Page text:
Reviews: The Shape of the Ruins by Juan Gabriel Vásquez | More2Read Best Books
 

The Shape of the Ruins by Juan Gabriel Vásquez

 


 

“Like Don DeLillo’s JFK-themed Libra, the novel is an intoxicating blend of fact and fiction” Glasgow Herald

“A masterful writer” Nicole Krauss

“A highly sophisticated, fast-moving political thriller set in Colombia and an excellent read” Alan Furst

“A dazzlingly choreographed network of echoes and mirrorings” T.L.S.

It takes the form of personal and formal investigations into two political assassinations – the murders of Rafael Uribe Uribe in 1914, the man who inspired García Márquez’s General Buendia in One Hundred Years of Solitude, and of the charismatic Jorge Eliécer Gaitán, the man who might have been Colombia’s J.F.K., gunned down on the brink of success in the presidential elections of 1948. Separated by more than 30 years, the two murders at first appear unconnected, but as the novel progresses Vásquez reveals how between them they contain the seeds of the violence that has bedevilled Colombia ever since.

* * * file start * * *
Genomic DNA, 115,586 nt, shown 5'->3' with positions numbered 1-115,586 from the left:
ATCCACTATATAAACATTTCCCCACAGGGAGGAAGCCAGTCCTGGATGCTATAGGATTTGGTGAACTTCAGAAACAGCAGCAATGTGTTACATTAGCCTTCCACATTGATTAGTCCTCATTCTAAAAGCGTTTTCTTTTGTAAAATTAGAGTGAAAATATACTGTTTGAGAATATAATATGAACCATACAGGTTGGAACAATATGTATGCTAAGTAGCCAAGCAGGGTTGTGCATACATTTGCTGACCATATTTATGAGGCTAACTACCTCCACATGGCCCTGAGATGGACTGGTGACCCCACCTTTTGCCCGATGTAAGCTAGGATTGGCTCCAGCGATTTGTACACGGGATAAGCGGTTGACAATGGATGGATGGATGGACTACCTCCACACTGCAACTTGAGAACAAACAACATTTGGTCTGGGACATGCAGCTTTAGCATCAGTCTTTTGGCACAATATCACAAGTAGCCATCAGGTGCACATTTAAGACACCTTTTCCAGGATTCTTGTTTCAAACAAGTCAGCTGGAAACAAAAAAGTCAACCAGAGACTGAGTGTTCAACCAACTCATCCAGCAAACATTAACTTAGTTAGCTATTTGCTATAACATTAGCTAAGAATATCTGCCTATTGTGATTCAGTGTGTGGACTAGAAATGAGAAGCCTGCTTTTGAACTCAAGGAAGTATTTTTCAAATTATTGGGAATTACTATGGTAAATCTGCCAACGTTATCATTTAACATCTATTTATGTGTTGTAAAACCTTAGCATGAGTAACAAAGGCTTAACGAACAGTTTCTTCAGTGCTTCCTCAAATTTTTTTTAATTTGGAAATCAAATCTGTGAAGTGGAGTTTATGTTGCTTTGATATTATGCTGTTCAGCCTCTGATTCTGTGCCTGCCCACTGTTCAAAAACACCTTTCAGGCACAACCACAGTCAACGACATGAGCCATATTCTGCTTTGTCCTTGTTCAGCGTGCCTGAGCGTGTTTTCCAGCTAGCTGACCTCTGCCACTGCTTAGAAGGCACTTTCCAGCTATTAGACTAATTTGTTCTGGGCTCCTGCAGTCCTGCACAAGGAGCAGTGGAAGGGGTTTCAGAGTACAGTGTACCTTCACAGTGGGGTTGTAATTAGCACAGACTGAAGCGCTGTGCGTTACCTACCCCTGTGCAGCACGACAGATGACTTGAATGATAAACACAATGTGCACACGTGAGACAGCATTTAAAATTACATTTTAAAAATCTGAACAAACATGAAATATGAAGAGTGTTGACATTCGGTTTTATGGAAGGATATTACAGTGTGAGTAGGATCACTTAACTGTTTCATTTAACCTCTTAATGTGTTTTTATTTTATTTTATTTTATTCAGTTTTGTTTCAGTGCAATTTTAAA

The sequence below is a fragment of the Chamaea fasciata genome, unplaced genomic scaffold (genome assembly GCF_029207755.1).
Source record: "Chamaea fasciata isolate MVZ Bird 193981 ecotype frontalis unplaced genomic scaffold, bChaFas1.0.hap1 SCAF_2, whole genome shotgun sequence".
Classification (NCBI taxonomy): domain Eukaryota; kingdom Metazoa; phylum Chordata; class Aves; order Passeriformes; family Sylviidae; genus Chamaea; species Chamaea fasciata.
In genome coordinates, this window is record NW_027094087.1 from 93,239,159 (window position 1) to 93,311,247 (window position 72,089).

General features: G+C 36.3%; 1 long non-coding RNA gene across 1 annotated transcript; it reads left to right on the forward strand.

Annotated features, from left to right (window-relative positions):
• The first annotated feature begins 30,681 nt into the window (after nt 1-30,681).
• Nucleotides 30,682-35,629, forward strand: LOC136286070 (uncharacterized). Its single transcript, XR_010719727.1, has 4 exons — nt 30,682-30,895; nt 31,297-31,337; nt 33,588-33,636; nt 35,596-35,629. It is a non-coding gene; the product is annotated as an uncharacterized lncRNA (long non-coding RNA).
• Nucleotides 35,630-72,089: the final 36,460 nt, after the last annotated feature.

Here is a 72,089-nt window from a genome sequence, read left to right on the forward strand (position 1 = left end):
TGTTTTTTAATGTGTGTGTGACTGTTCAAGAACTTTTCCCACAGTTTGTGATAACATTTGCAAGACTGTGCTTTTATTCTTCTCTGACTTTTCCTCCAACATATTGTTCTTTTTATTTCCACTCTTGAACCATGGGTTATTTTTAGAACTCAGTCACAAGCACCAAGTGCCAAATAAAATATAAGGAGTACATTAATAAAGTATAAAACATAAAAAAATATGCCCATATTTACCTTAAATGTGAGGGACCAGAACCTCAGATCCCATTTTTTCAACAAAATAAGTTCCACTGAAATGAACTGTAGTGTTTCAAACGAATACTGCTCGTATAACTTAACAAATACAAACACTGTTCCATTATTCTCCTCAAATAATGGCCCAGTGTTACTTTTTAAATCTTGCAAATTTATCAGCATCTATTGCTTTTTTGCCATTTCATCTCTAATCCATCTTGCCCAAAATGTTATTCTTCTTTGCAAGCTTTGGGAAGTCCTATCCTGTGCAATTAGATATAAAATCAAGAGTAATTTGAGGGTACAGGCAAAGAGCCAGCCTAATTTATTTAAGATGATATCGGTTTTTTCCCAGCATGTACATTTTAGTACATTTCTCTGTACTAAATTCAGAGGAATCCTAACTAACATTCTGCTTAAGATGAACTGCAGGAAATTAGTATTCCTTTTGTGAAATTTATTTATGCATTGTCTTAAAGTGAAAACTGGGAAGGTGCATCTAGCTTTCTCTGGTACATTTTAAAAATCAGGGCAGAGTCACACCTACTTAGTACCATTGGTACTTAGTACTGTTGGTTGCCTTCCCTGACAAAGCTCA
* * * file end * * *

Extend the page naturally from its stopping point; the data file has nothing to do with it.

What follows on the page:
The Shape of the Ruins is Vásquez’s most ambitious, challenging and rewarding novel to date. His previous novel, The Sound of Things Falling, won Spain’s Alfaguara Prize, Italy’s Von Rezzori Prize and the 2014 Dublin IMPAC literary Award.

Translated from the Spanish by Anne McLean


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Reviewed by Lou Pendergrast on 06 June 2018